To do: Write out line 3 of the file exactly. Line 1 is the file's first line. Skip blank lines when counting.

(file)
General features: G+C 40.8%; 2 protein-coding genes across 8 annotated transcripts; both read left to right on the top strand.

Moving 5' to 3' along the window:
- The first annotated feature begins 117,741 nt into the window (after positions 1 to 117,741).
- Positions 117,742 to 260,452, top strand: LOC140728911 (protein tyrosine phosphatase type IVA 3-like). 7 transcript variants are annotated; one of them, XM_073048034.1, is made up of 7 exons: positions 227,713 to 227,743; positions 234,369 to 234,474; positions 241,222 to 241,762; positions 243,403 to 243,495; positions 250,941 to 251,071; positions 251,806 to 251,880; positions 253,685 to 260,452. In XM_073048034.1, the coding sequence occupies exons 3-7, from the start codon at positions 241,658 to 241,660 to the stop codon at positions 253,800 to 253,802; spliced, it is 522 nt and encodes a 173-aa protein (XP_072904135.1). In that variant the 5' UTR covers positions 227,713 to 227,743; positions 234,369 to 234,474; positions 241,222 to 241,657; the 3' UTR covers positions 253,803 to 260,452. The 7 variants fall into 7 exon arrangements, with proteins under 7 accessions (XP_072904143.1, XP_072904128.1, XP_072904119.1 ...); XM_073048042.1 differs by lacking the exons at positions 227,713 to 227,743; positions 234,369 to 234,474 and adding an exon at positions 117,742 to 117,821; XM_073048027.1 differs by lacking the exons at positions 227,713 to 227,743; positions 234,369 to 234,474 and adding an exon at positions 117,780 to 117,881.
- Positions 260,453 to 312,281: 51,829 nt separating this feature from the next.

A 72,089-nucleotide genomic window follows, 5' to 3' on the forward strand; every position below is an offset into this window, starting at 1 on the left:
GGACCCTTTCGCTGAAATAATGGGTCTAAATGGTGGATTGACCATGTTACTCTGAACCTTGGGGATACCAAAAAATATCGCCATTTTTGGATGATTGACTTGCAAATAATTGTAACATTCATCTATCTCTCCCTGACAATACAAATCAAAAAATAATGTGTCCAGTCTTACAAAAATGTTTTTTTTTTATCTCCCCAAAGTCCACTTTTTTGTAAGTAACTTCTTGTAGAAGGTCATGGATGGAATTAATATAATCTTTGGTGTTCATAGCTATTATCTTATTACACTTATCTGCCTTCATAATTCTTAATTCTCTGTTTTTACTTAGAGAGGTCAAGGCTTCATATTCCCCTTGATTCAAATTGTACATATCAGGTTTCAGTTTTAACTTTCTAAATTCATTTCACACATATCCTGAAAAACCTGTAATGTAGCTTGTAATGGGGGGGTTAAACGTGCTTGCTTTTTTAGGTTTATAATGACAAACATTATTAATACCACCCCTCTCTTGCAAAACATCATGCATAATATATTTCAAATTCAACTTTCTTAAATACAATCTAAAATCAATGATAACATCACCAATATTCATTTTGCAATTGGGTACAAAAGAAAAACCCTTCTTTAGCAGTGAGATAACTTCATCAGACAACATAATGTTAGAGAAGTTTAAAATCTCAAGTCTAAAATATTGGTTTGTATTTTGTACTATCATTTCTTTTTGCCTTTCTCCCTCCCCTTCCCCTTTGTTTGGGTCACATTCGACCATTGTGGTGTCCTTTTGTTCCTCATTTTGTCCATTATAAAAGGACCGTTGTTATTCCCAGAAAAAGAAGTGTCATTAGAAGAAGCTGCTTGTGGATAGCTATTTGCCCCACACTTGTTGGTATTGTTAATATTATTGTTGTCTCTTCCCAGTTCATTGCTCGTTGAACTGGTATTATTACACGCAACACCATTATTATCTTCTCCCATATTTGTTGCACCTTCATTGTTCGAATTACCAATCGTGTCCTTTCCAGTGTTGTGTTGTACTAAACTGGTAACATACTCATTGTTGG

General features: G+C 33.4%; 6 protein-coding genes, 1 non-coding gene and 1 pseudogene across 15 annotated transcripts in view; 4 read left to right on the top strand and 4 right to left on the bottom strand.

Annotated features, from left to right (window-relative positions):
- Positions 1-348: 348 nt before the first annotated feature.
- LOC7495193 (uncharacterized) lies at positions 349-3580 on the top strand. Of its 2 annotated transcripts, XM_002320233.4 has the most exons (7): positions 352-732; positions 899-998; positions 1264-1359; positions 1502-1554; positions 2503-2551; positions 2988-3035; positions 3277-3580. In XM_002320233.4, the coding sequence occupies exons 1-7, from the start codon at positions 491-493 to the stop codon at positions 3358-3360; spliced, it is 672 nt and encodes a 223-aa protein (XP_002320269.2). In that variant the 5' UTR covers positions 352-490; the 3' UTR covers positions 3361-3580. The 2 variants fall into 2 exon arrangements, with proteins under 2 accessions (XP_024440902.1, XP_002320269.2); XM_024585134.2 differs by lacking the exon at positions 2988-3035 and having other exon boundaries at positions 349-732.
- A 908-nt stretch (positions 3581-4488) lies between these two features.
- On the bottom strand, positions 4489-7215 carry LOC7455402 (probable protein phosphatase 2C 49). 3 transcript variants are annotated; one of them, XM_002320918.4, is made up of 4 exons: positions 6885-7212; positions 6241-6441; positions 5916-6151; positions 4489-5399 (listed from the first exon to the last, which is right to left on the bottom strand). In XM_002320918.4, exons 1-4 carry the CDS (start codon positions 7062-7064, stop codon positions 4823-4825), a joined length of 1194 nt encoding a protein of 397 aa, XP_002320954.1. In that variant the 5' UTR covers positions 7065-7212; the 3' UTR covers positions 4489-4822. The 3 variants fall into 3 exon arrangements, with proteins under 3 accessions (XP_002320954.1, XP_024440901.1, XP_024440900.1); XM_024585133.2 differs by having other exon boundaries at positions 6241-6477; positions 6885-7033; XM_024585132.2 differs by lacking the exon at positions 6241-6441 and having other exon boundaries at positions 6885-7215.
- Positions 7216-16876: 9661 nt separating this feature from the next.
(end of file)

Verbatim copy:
- The first annotated feature begins 117,741 nt into the window (after positions 1 to 117,741).